Ceylan, ŞU & Başpınar, A 2022, 'Aile Götürülemeyen Garnizon Dışı Görevlerin Asker Eşlerinin Fiziksel Sağlığı, Ruh Sağlığı ve Evlilik Memnuniyeti Üzerindeki Etkileri', İstanbul Üniversitesi Sosyoloji Dergisi, vol. 42, no. 1, pp. 65-90, viewed 7 Dec. 2022, https://doi.org/10.26650/SJ.2022.42.1.0100


Harvard: Author-Date Style

Ceylan, Ş.U. and Başpınar, A. (2022) ‘Aile Götürülemeyen Garnizon Dışı Görevlerin Asker Eşlerinin Fiziksel Sağlığı, Ruh Sağlığı ve Evlilik Memnuniyeti Üzerindeki Etkileri’, İstanbul Üniversitesi Sosyoloji Dergisi, 42(1), pp. 65-90. https://doi.org/10.26650/SJ.2022.42.1.0100 (7 Dec. 2022).


MLA

Ceylan, Şükrü Umut, and Adem Başpınar. Aile Götürülemeyen Garnizon Dışı Görevlerin Asker Eşlerinin Fiziksel Sağlığı, Ruh Sağlığı ve Evlilik Memnuniyeti Üzerindeki Etkileri.” İstanbul Üniversitesi Sosyoloji Dergisi, vol. 42, no. 1, 2022, pp. 65-90. [Database Container], https://doi.org/10.26650/SJ.2022.42.1.0100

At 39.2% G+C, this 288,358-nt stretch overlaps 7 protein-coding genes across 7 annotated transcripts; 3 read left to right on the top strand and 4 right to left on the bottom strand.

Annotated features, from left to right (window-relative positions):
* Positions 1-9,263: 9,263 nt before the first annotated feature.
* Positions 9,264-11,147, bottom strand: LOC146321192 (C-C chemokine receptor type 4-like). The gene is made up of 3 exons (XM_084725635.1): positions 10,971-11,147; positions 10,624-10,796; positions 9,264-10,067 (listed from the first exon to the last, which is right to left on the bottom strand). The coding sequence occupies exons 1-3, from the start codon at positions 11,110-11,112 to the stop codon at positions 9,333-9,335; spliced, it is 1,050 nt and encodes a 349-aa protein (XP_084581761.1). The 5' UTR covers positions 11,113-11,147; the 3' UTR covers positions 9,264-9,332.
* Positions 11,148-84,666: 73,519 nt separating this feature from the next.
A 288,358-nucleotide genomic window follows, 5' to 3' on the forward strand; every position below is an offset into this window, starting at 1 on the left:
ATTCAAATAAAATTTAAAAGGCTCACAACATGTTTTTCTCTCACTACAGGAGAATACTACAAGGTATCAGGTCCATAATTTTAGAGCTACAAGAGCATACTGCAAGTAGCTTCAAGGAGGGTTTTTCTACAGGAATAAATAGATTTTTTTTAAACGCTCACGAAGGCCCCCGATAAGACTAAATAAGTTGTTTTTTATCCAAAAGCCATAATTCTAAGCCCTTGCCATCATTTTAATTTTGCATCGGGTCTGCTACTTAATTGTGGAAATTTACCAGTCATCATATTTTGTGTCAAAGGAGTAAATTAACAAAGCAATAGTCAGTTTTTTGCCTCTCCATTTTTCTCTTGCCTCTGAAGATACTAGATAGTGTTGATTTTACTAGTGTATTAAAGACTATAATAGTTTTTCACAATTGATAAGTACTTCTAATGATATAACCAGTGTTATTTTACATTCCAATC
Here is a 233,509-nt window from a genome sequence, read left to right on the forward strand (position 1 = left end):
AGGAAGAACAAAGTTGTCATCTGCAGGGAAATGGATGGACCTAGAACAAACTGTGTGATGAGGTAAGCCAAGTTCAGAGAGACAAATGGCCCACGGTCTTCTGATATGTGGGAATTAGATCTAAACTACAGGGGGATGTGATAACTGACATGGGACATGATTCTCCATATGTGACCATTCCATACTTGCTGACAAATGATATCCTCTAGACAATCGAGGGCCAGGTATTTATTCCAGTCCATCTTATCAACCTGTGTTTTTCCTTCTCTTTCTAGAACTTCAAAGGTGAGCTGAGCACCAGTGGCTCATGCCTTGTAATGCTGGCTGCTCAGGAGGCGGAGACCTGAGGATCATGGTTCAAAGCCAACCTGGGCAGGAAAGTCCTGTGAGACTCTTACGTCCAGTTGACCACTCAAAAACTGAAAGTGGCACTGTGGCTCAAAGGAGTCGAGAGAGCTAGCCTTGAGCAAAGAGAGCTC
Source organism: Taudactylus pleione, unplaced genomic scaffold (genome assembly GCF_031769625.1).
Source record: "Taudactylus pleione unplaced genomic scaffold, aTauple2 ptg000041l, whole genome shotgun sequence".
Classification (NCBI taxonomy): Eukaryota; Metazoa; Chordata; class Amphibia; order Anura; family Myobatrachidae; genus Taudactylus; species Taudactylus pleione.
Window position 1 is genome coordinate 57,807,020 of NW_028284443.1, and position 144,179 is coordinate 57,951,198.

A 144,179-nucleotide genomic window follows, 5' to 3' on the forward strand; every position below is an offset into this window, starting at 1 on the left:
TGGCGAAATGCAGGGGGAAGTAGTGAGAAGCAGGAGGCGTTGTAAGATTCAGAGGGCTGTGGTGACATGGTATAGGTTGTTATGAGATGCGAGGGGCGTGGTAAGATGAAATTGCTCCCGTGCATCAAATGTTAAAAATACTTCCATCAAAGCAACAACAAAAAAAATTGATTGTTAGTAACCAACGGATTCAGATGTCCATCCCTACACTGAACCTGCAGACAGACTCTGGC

Vancouver

Ceylan ŞU, Başpınar A. Aile Götürülemeyen Garnizon Dışı Görevlerin Asker Eşlerinin Fiziksel Sağlığı, Ruh Sağlığı ve Evlilik Memnuniyeti Üzerindeki Etkileri. İstanbul Üniversitesi Sosyoloji Dergisi [Internet]. 7 Dec. 2022 [cited 7 Dec. 2022];42(1):65-90. Available from: https://doi.org/10.26650/SJ.2022.42.1.0100 doi: 10.26650/SJ.2022.42.1.0100


ISNAD

Ceylan, ŞükrüUmut - Başpınar, Adem. Aile Götürülemeyen Garnizon Dışı Görevlerin Asker Eşlerinin Fiziksel Sağlığı, Ruh Sağlığı ve Evlilik Memnuniyeti Üzerindeki Etkileri”. İstanbul Üniversitesi Sosyoloji Dergisi 42/1 (Dec. 2022): 65-90. https://doi.org/10.26650/SJ.2022.42.1.0100



ZAMAN ÇİZELGESİ


Gönderim14.10.2021
Kabul13.02.2022
Çevrimiçi Yayınlanma30.03.2022